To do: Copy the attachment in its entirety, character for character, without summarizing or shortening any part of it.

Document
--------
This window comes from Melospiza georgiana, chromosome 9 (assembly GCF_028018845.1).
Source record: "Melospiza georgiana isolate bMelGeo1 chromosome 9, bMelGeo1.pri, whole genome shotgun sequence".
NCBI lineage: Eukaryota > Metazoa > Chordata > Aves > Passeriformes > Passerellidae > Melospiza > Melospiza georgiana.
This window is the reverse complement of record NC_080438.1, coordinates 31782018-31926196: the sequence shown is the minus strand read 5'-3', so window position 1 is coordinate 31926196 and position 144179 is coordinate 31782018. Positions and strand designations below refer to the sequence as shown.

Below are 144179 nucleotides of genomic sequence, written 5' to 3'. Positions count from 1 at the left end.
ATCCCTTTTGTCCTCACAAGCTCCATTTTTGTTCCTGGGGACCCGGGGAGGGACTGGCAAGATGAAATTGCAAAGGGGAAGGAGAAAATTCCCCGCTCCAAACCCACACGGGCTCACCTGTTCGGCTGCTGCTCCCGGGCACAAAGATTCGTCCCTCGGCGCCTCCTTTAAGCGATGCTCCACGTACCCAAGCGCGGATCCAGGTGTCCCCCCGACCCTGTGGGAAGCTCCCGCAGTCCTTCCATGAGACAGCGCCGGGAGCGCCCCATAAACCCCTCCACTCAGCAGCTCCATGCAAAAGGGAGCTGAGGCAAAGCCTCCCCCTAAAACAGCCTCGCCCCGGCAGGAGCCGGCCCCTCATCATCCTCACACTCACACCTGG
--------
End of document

This window comes from Melospiza georgiana, chromosome 9 (assembly GCF_028018845.1).
Source record: "Melospiza georgiana isolate bMelGeo1 chromosome 9, bMelGeo1.pri, whole genome shotgun sequence".
NCBI lineage: Eukaryota > Metazoa > Chordata > Aves > Passeriformes > Passerellidae > Melospiza > Melospiza georgiana.
This window is the reverse complement of record NC_080438.1, coordinates 31782018-31926196: the sequence shown is the minus strand read 5'-3', so window position 1 is coordinate 31926196 and position 144179 is coordinate 31782018. Positions and strand designations below refer to the sequence as shown.

Below are 144179 nucleotides of genomic sequence, written 5' to 3'. Positions count from 1 at the left end.
ATCCCTTTTGTCCTCACAAGCTCCATTTTTGTTCCTGGGGACCCGGGGAGGGACTGGCAAGATGAAATTGCAAAGGGGAAGGAGAAAATTCCCCGCTCCAAACCCACACGGGCTCACCTGTTCGGCTGCTGCTCCCGGGCACAAAGATTCGTCCCTCGGCGCCTCCTTTAAGCGATGCTCCACGTACCCAAGCGCGGATCCAGGTGTCCCCCCGACCCTGTGGGAAGCTCCCGCAGTCCTTCCATGAGACAGCGCCGGGAGCGCCCCATAAACCCCTCCACTCAGCAGCTCCATGCAAAAGGGAGCTGAGGCAAAGCCTCCCCCTAAAACAGCCTCGCCCCGGCAGGAGCCGGCCCCTCATCATCCTCACACTCACACCTGG